MANILA (REUTERS) - A group of judges and four court employees' organisations called on Monday (March 12) for the Philippines' chief justice to step down and make a "sacrifice" to restore peace and order in the judiciary, a plea she strongly rejected.
Ms Maria Lourdes Sereno, the first woman to head the 15-member Supreme Court, faces impeachment over accusations that she concealed wealth by not filing asset declaration statements for several years before she was appointed.
Ms Sereno, 57, refuses to quit amid what she calls bullying by "those in power", which she says is threatening the independence of the judiciary.
"It is time to let go. Please let the judiciary move on," said a statement from five groups seeking Ms Sereno's resignation, read during a Supreme Court flag-raising ceremony attended by several judges.
Ms Sereno is disliked by President Rodrigo Duterte and has voted against several of his controversial proposals, including extending martial law in restive Mindanao, and allowing the late dictator Ferdinand Marcos to have a grave at a cemetery for national heroes. The Supreme Court allowed both.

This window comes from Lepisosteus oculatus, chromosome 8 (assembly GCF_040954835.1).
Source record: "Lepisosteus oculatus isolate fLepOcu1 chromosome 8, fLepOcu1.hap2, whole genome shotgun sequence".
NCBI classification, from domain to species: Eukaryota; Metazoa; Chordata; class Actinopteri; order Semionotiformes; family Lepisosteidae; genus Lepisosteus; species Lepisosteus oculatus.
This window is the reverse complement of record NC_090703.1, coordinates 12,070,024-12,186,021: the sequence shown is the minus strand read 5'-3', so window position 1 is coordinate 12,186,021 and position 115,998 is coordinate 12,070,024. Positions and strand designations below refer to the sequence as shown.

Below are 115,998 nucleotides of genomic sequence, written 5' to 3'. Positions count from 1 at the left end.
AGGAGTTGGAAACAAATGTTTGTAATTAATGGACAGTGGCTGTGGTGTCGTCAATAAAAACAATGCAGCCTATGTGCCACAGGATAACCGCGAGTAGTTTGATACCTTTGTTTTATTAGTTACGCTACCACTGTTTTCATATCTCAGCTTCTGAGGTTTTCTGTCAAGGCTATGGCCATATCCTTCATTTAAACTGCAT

Mr Duterte has accused her of being used by opponents who want to overthrow him, but he has denied having a hand in the impeachment of Ms Sereno, who was appointed in 2012 by his predecessor, Mr Benigno Aquino.
The impeachment proceedings in Congress, which is dominated by Mr Duterte's allies, "have put the entire judiciary in disrepute", said the statement, read by the court's employees' group head, Mr Erwin Ocson.
The House justice committee last week found probable cause to impeach Ms Sereno.
She reiterated on Monday that she would not resign and said other judges had resisted pressure to join the campaign against her, so they could "maintain the dignity and independence of the judiciary".
"While the call to resign appeals to my love for the judiciary, it is also out of love for the judiciary that I must continue," Ms Sereno told reporters.
If the House votes to impeach her, the 23 sitting Senators would serve as judges in a trial at the upper house of the bicameral legislature.